PETER SAGAL, HOST:
In just a minute, Bill insists the night rhyme is the right rhyme. It's the Listener Limerick Challenge. If you'd like to play, give us a call at 1-888-WAIT-WAIT. That's 1-888-924-8924.
Right now, panel - some more questions for you from the week's news. Alonzo, facial recognition technology is becoming more and more widespread. This week, we learned some places are using it to make it easier for you to get what?
ALONZO BODDEN: Arrested.
SAGAL: Probably but that's not what we were asking about.
BODDEN: Oh, can you give me a hint?
SAGAL: Yeah, it will also know, just from your face, if you want fries with that.
BODDEN: Oh, to get your fast food - to get your burger.
SAGAL: Your burger, yeah.
(SOUNDBITE OF BELL)
SAGAL: Fast-food joints across America are using web-enabled cameras to read the topography of your face. And they store the image along with what you ordered, so it can suggest the same thing the next time you come in, right? It's just like a cashier at your favorite restaurant knowing you and asking you the usual when you walk in the door if your cashier were already compromised by Russian hackers.
BODDEN: So, just for example, McDonald's - how much money are they going to spend for facial-recognition software to realize that, when you walk in, you're probably going to want a hamburger?
SAGAL: Yeah, probably.
SAGAL: Well, idea is you come in. And let's say your order - I have no idea. But let's say you order is a Whopper and a large fries and a Diet Coke because you're trying to lose weight. And...
SAGAL: So that's what you order. And then the next time you come in, it recognizes. Oh, hey, would you like your Whopper and fries and Diet Coke? And you say sure - and the next time and the next time until finally it says, dude, is anything wrong.
BODDEN: So are we are as a nation - have we become that busy that we can't say, I want a number five.
BODDEN: Like, we don't have that kind of time.
SAGAL: That's true.
BODDEN: So you just walk in, and they just throw food at you.
ADAM BURKE: Here, take it and go.
SAGAL: That's the goal, right?
ROXANNE ROBERTS: You know what it is?
SAGAL: What is it?
ROBERTS: It's because nobody wants to be bothered. It's like on Amazon where it's like, you may also like - right? - like you don't actually have to work at it. They just throw it at you and say would you like do that.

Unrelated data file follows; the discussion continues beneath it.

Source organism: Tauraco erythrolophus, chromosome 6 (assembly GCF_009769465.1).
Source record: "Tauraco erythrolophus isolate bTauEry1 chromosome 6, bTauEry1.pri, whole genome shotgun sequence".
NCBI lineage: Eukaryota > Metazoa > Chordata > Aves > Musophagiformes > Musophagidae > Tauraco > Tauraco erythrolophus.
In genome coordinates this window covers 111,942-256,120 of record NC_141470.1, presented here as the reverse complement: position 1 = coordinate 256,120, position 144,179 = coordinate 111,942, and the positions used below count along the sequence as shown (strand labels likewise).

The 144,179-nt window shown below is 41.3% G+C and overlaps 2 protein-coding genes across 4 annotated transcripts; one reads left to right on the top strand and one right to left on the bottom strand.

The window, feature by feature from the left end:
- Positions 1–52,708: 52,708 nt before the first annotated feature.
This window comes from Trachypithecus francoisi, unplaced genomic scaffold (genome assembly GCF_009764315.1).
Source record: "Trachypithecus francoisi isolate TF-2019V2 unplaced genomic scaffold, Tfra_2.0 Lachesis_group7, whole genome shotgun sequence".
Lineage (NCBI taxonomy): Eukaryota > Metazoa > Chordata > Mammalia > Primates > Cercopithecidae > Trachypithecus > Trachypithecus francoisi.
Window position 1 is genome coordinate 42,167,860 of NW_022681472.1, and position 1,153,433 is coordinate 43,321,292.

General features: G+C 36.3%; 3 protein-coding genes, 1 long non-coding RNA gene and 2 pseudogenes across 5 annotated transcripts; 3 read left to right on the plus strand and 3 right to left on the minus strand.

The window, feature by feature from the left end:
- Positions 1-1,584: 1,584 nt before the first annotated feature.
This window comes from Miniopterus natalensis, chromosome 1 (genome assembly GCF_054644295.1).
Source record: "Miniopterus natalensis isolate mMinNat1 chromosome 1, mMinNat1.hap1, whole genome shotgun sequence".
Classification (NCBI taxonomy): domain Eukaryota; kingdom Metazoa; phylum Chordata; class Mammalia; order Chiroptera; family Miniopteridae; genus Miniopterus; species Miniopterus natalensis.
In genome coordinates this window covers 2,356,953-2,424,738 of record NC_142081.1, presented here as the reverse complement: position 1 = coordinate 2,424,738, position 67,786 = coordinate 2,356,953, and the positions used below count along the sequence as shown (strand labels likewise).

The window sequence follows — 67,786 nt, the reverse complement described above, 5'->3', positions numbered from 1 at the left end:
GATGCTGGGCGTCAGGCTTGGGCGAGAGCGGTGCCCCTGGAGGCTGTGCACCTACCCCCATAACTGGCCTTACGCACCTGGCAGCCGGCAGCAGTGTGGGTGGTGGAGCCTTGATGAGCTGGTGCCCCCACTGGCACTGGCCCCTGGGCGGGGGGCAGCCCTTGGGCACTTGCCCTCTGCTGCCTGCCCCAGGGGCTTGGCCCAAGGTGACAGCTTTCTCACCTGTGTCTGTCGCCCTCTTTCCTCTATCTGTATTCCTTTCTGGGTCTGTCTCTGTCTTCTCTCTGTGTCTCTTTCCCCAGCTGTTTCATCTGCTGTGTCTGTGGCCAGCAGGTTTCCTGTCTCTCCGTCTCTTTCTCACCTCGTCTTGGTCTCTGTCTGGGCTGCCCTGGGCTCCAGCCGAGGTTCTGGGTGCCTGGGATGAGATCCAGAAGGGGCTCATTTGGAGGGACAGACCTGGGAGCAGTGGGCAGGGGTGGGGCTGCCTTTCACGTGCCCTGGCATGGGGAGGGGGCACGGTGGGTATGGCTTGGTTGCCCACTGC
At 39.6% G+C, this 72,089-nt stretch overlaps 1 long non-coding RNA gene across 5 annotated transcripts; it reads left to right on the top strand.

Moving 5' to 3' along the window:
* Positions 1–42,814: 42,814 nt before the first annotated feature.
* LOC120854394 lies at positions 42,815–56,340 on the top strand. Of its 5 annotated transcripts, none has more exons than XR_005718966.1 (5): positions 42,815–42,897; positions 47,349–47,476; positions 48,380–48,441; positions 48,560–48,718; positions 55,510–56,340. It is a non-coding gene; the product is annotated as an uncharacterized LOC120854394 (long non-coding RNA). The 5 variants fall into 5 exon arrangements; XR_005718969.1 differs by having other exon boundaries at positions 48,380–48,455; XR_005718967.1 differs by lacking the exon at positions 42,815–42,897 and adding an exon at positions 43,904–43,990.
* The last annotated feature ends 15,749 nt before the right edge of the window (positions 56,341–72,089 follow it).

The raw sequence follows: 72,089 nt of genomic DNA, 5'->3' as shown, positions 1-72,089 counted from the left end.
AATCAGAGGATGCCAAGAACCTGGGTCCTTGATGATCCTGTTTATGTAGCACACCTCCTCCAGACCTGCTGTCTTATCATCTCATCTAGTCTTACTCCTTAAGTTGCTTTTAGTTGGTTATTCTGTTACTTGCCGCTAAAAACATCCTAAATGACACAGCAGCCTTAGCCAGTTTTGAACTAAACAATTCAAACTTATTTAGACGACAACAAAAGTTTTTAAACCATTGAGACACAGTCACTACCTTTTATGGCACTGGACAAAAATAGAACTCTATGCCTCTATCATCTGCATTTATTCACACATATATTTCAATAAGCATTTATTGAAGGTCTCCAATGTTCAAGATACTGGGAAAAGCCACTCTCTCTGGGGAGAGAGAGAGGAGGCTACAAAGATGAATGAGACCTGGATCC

BODDEN: But that's a sales pitch. You know, it's like if you ordered a Big Mac, and they said you may also like fries. That's a sales pitch. But when you just walk in, and the camera just looks at you, and they just fire a Whopper at your head - imagine when the Uber Eats guy walks in, and they just throw everything at him.
BURKE: They just hit him with a truck.
BODDEN: Oh, yeah. They're just like, oh, this guy.
BURKE: Hand me the beef cannon.
SAGAL: Adam, we all know the subway is gross and filled with bacteria and other yucky things. And according to research out this week, if we ride the subway at the very end of the day, we'll be picking up bacteria from whom?
SAGAL: No. I thought ghosts were sterile.
BURKE: Not the ghosts I know.
BURKE: Can I get a clue?
SAGAL: Well, it's sort of like the end of "Wizard Of Oz." You were there. And you were there. And you were there. And you were there. Just keep saying that.
SAGAL: Everybody, yes.
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SAGAL: At the end of the day, any given space in a subway car has bacteria from everybody who has ridden the subway system that day. I know. It's gross. A study conducted on the Hong Kong subway system showed that when you ride public transportation you are exposed to everything gross anyone did that day - anywhere. It's like the old saying goes. If a butterfly flaps its wings in Queens, someone in Brooklyn gets pinkeye.
SAGAL: So this what they did. Researchers went onto the subway, of course, in the morning before they started. And they took swabs. And they found that each of the train lines - train cars had their own unique set of microbes. But by the evening, swabs of each train had bacteria from all the other train lines in the city. It's like all the bacteria get together and make a giant trail mix. But this time, the raisins are definitely not the grossest part.
BODDEN: I think you know when you get in the subway that you're getting all the germs from everybody.
SAGAL: Yeah, that's why you get on the subway.
BODDEN: I grew up riding the New York subway. I never was like, oh, this will be clean.
SAGAL: It's kind of strangely liberating. Next time the crazy person starts peeing near your shoe don't bother moving, it's going to get you eventually.
SAGAL: Alonzo, a man in China made the news this week. He didn't want to spend three bucks at a car wash. So instead he did what?
BODDEN: Can you give me a hint?
SAGAL: Yeah. And this is true. It would have worked out actually if they hadn't opened the dam upstream.
BODDEN: Oh, he drove into a river.
SAGAL: He did.
SAGAL: He drove it into a river. Sure, you know, you've got a luxury Range Rover. But you don't get rich enough to buy a car like that by wasting money on car washes when there's a completely free river right there. So the guy drove the car into the river, you know, just above the tires. And it was sort of working. He was washing it. And then they really did open the dam upstream.
SAGAL: And the flood sort of submerged the car. And he sort of jumped out and was stranded on this island.
BODDEN: Do you think it was the people who own the three-dollar car wash...
BODDEN: ...Who opened the dam? They were like, oh, we'll show you how to get around our business.
(SOUNDBITE OF THOMAS DOLBY SONG "SHE BLINDED ME WITH SCIENCE")
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